Mother wants to work, we know,
That, when father comes to tea,
All may neat and cheerful be.

LESSON 16.

full load heavy middle heavier

slip wrong handle brother deceived

Two boys carrying a basket on a pole between them.

A KIND BROTHER.

1. A boy was once sent from home to take a basket of things to his grandmother.

2. The basket was so full that it was very heavy. So his little brother went with him, to help carry the load.

3. They put a pole under the handle of the basket, and each then took hold of an end of the pole. In this way they could carry the basket very nicely.

4. Now the older boy thought, "My brother Tom does not know about this pole.

5. "If I slip the basket near him, his side will be heavy, and mine light; but if the basket is in the middle of the pole, it will be as heavy for me as it is for him.

6. "Tom does not know this as I do. But I will not do it. It would be wrong, and I will not do what is wrong."

7. Then he slipped the basket quite near his own end of the pole. His load was now heavier than that of his little brother.

8. Yet he was happy; for he felt that he had done right. Had he deceived his brother, he would not have felt at all happy.

LESSON 17.

bμsy (bizzy) mischief looked unto glee

contriving ringlets noddle drew nun

pressing fingers carpet wise lips

embrace ponder lashes climb true

MY GOOD-FOR-NOTHING.

1.
"What are you good for, my brave little man?
Answer that question for me, if you can,—
You, with your fingers as white as a nun,—
You, with your ringlets as bright as the sun.
All the day long, with your bμsy contriving,
Into all mischief and fun you are driving;
See if your wise little noddle can tell
What you are good for. Now ponder it well."

2.
Over the carpet the dear little feet
Came with a patter to climb on my seat;
Two merry eyes, full of frolic and glee,
Under their lashes looked up unto me;
Two little hands pressing soft on my face,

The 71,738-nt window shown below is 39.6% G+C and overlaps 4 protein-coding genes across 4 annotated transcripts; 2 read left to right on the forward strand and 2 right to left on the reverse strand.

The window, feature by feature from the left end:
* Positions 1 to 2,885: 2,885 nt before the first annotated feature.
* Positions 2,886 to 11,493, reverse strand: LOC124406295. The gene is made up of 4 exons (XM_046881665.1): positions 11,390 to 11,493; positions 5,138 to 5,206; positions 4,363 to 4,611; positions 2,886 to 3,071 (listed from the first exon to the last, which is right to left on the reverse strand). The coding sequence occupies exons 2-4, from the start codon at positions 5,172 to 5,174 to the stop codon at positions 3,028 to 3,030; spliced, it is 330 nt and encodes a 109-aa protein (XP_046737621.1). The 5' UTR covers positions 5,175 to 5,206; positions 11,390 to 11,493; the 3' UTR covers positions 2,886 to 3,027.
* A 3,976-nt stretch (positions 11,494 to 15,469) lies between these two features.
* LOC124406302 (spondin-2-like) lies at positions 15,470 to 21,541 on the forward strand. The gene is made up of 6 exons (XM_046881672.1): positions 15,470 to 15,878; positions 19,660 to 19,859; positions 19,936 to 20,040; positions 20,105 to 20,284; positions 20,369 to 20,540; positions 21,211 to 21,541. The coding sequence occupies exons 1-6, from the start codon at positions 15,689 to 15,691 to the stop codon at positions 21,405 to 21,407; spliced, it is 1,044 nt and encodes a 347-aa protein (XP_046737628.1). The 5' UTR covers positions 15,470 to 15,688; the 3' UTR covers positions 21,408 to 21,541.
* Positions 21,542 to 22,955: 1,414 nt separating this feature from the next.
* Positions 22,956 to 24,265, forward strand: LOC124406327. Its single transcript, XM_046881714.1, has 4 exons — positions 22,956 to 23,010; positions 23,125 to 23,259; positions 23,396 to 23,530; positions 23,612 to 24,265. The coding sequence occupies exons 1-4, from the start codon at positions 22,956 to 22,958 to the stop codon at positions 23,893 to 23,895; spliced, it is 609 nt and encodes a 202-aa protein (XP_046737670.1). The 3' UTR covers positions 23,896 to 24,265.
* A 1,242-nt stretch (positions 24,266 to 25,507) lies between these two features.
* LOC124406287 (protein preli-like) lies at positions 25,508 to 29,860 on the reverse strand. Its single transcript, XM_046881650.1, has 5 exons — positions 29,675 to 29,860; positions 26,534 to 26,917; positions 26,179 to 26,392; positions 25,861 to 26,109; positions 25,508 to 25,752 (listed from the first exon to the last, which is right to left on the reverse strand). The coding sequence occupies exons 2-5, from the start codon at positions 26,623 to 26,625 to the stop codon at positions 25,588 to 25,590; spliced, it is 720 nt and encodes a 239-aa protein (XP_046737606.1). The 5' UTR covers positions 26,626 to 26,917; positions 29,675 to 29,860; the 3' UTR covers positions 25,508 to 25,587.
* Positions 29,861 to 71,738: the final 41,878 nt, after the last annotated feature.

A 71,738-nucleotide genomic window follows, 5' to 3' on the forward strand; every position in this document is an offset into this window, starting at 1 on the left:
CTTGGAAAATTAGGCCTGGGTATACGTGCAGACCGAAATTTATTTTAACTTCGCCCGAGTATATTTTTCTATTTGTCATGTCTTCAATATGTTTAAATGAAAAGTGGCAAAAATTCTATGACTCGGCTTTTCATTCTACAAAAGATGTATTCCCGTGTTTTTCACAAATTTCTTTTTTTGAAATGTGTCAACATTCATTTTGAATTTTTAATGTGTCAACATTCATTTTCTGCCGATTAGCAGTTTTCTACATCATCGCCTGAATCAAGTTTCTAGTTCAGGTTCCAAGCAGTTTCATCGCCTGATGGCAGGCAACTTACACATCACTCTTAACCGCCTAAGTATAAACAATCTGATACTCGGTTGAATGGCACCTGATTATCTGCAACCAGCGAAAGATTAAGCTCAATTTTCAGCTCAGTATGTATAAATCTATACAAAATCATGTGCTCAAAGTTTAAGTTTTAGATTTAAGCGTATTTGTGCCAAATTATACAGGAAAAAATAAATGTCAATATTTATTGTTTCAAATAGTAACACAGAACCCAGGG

Drew me down closexx in a loving embrace;
Two rosy lips gave the answer so true,
"Good to love you, mamma, good to love you."

Emily Huntington Miller.

LESSON 18.

Bird perched on branch.

THE KINGBIRD.

1. The kingbird is not bigger than a robin.

2. He eats flies, and worms, and bugs, and berries.

3. He builds his nest in a tree, near some housexx .

4. When there are young ones in the nest, he sits on the top of a tree near them.

5. He watches to see that no bird comes to hurt them or their mother.

6. If a hawk, a crow, or even an eagle comes near, he makes a dash at it.

7. Though he is so small, he is brave, and he is also very active.

8. He never fails to drive off other birds from his nest.

9. He flies around and around the eagle, and suddenly strikes him with his sharp bill.

10. He strikes at his eye, and then darts away before the eagle can catch him.

11. Or he strikes from behind, and is off again before the eagle can turn round.

12. In a short time, the great eagle is tired of such hard blows, and flies away. He is very glad to get rid of his foe.

13. Is not the little fellow a brave bird?

14. Because he can drive off all other birds, he is called the KINGBIRD.

LESSON 19.

Sunset;lake in foreground, town in background.

EVENING HŲMN.

1. Now the day is over,
Night is drawing nigh,
Shadows of the evening
Steal across the sky.

2. Now the darkness gathers,
Stars begin to peep;
Birds, and beasts, and flowers
Soon will be asleep.

3. through the lonely darkness,
May the angels spread
Their white wings above me,
Watching round my bed.

LESSON 20.

divided quarrel agree thus settle

settling kernel equal apt parts

THE QUARREL.

1. Under a great tree in the woods, two boys saw a fine, large nut, and both ran to get it.

2. James got to it first, and picked it up.

3. "It is mine," said John, "for I was the first to see it."

4. "No, it is mine" said James, "for I was the first to pick it up."

Three boys standing by a fence, one older than the others.

5. Thus, they at once began to quarrel about the nut.

6. As they could not agree whose it should be, they called an older boy, and asked him.

7. The older boy said, "I will settle this quarrel."

8. He took the nut, and broke the shell. He then took out the kernel, and divided the shell into two parts, as nearly equal as he could.

9. "This half of the shell," said he, "belongs to the boy who first saw the nut.

10. "And this half belongs to the boy who picked it up.

11. "The kernel of the nut, I shall keep as my pay for settling the quarrel.

12. "This is the way," said he, laughing, "in which quarrels are very apt to end."